On a hot summer day in Hanoi, Vietnam, colleagues toss ideas back and forth. There are drawings on a chalkboard. Concepts bounce off each other. Rules bend, break or are cast aside entirely. Ideas that aren’t working are shelved in favor of exploring more solid options. Finally, a creative breakthrough. Clearly, this is a room full of mathematicians.
Steven Senger, associate professor of mathematics at Missouri State University, spent the summer of 2023 at the Vietnam Institute for Advanced Studies and Mathematics in Hanoi. There, he worked with colleagues from around the world.
“Think about mathematics research the way you might imagine songwriting,” said Senger. “There are rules, but it’s a very creative process.”
Senger wants everyone to understand that the process mathematicians use to unlock equations shares a lot with the process a film editor or a choreographer uses.
“People say ‘but there are rules and there’s an answer at the end.’” Senger said. “Yes, but also no.”
“Sure, there are rules governing the narrative arc, right? But if you intentionally break the rules, that can also be valuable. And people intentionally break the rules in mathematics all the time.”
In fact, breaking rules in math is a common occurrence. Sometimes, broken rules lead to new mathematical discoveries, culminating in published research.
“I have the easiest research to explain,” Senger said. “Okay, you ready for this? I do geometric combinatorics. That means I count shapes.”
Imagine a plane full of dots, like a giant sheet of graph paper. Drawing lines between the dots creates shapes — squares, rectangles, triangles. Now, imagine you want to know all the shapes contained in these dot-to-dot connections. More importantly, you want to know all the repeating patterns that exist among the dots. Senger’s research unlocks how mathematicians create algorithms to find this answer.
Senger’s research is abstract. The applications of his research, however, are no longer simply theoretical.
Imagine that the graph paper is a floating field of drones, hovering over a quickly escalating forest fire. Using ideas from Senger and his colleagues, fire response teams can send a network of drones into a forest fire. The drone network collects data to determine where the fire is burning hottest, which helps the team form a plan for extinguishing the fire. This research has potential applications wherever people need to quickly collect a lot of data in a place that isn’t safe for humans, such as oil spills or chemical plumes.
The research has artistic purposes, too, like drone shows used to light up sporting events and city skies around the Fourth of July.
So, when Senger “counts shapes” he is really looking for geometric patterns in big data sets. Those patterns and shapes create a structure to take in a lot of information in the form of sensor networks. They also have applications in robotics and computer science.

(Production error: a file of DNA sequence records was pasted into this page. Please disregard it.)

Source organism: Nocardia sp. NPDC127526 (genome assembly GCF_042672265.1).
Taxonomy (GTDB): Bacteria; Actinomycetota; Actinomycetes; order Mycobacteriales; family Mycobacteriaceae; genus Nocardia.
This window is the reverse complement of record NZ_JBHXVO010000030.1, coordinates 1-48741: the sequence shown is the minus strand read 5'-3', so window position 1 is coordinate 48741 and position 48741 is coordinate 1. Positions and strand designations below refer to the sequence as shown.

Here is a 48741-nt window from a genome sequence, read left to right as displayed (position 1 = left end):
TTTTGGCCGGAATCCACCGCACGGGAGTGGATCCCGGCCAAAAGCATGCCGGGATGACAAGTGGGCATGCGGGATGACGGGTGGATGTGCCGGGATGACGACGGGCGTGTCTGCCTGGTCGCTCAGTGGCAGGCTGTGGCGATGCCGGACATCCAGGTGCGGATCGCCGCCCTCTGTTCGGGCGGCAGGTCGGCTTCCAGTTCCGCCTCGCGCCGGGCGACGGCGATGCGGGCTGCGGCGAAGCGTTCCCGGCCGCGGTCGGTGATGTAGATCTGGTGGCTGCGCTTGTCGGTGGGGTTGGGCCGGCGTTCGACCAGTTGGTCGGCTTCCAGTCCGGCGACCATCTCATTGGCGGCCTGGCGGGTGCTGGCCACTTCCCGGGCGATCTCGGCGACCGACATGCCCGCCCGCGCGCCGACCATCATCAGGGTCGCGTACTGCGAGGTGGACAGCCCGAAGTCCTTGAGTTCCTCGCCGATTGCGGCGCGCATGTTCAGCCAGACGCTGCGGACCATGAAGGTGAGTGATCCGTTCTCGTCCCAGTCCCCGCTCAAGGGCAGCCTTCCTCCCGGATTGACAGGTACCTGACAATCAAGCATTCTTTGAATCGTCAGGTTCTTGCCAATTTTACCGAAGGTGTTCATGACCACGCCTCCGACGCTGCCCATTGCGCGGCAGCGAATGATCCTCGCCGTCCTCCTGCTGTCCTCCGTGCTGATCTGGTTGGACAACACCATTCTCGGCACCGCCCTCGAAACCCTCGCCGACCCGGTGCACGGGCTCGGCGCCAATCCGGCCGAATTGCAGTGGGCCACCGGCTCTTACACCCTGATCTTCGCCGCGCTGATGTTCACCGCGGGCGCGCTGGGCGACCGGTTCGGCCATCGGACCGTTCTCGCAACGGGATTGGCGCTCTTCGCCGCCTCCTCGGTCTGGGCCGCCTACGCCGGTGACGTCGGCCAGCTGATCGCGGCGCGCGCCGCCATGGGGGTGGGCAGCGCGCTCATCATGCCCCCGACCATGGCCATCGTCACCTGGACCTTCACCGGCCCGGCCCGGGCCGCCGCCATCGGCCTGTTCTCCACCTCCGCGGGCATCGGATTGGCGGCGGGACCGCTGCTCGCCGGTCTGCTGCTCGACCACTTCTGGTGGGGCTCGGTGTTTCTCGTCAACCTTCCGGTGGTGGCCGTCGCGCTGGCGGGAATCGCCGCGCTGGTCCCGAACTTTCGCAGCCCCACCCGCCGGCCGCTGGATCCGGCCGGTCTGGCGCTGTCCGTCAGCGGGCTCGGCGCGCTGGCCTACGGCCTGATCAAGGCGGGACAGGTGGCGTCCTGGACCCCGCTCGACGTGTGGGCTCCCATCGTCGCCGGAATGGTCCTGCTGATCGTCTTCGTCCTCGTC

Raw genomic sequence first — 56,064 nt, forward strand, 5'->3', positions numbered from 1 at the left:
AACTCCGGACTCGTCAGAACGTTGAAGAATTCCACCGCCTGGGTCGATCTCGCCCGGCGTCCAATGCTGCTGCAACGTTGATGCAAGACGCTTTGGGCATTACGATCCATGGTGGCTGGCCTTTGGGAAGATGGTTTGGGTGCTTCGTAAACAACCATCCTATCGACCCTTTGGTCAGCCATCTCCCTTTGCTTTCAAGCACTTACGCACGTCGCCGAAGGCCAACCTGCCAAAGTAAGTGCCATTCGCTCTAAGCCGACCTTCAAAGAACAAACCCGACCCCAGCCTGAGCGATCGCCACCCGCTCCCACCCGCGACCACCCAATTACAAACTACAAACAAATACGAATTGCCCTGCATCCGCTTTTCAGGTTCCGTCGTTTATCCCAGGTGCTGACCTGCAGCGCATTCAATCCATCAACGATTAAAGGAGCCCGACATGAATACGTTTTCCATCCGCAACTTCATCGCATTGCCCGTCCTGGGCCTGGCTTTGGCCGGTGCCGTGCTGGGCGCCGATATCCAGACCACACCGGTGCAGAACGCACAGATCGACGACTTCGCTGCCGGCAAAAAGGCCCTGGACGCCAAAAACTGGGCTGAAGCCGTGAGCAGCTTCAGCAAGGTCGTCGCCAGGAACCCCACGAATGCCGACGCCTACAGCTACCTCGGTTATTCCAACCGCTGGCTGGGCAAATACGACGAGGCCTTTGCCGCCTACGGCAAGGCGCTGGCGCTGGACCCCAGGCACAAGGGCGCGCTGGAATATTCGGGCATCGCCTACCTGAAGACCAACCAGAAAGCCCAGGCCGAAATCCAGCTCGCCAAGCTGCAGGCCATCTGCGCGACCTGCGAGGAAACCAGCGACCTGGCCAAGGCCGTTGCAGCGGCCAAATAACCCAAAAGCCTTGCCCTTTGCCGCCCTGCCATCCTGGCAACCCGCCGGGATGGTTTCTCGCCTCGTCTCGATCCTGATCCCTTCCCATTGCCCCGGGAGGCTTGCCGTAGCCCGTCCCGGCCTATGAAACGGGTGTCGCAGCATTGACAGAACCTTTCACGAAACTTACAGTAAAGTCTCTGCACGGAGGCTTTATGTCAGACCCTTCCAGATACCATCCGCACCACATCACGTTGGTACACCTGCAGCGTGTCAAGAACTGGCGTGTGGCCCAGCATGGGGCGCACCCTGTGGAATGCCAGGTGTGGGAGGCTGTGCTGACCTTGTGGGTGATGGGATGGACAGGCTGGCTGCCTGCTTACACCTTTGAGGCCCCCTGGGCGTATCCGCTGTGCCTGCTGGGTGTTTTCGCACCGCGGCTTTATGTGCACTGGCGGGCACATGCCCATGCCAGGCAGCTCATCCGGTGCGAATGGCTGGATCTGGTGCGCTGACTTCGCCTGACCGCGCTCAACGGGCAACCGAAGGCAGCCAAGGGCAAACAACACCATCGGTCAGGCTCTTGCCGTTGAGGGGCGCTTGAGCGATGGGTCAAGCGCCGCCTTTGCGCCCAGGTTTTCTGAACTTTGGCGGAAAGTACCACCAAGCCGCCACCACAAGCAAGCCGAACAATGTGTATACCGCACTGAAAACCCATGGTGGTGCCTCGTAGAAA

One of the collaborators Senger works alongside is Eyvindur Ari Palsson.
Palsson said Senger “is at the forefront of understanding how the complexity of the pattern impacts these questions.”
Math discoveries can take a long time. Research moves forward incrementally. In fact, the main research question Senger explores, called the Unit Distance Problem, was originally posited in 1946 by a Hungarian mathematician named Paul Erdős. Erdős asked: How many pairs of points in a set of “N” points could be at a specific distance from each other? Another way of asking this is: how many times can a shape or pattern repeat in a big data set of points?
When Senger was in grad school, he unlocked one part of the puzzle. He published it in his dissertation. Years later, some colleagues contacted him when they figured out how to expand on Senger’s research. The three published their research in the Journal of the London Mathematical Society.
Senger collaborates with mathematicians across the globe to work on these studies. It is another way that he says math feels like an inherently creative process. In a globally connected field like math, people around the world work independently to move an idea forward, then come together to share their findings.
Other important collaborators in Senger’s research are his students. Caleb Marshall did an independent study with Senger. Marshall, not originally a math student, had to dive into Senger’s research headfirst. Marshall’s fresh set of eyes helped him identify new, creative solutions. At first, Senger was concerned that Marshall wasn’t understanding the concepts.
“I just kept saying, ‘No it’s going to fall like this,'” Senger said. “And he just didn’t get it…until eventually I realized it was me who didn’t get it. Caleb was right and I was wrong.”
Together, along with fellow math department faculty member Shelby Kilmer, they unlocked another part of the dot product puzzle.
Marshall describes Senger as “the kind of mentor and collaborator that can inspire an entire career’s worth of imagination and passion for mathematics.” Marshall also notes Senger “is, at once, both a seasoned researcher and writer, and manages to remain approachable and friendly with his students.”
Senger’s work has the potential to extend to places he hasn’t even thought of yet. Senger thinks the study of dot products has the potential to improve existing artificial intelligence algorithms — or even help create new ones.
“I’m just excited by the idea that people could understand things, you know?” he said.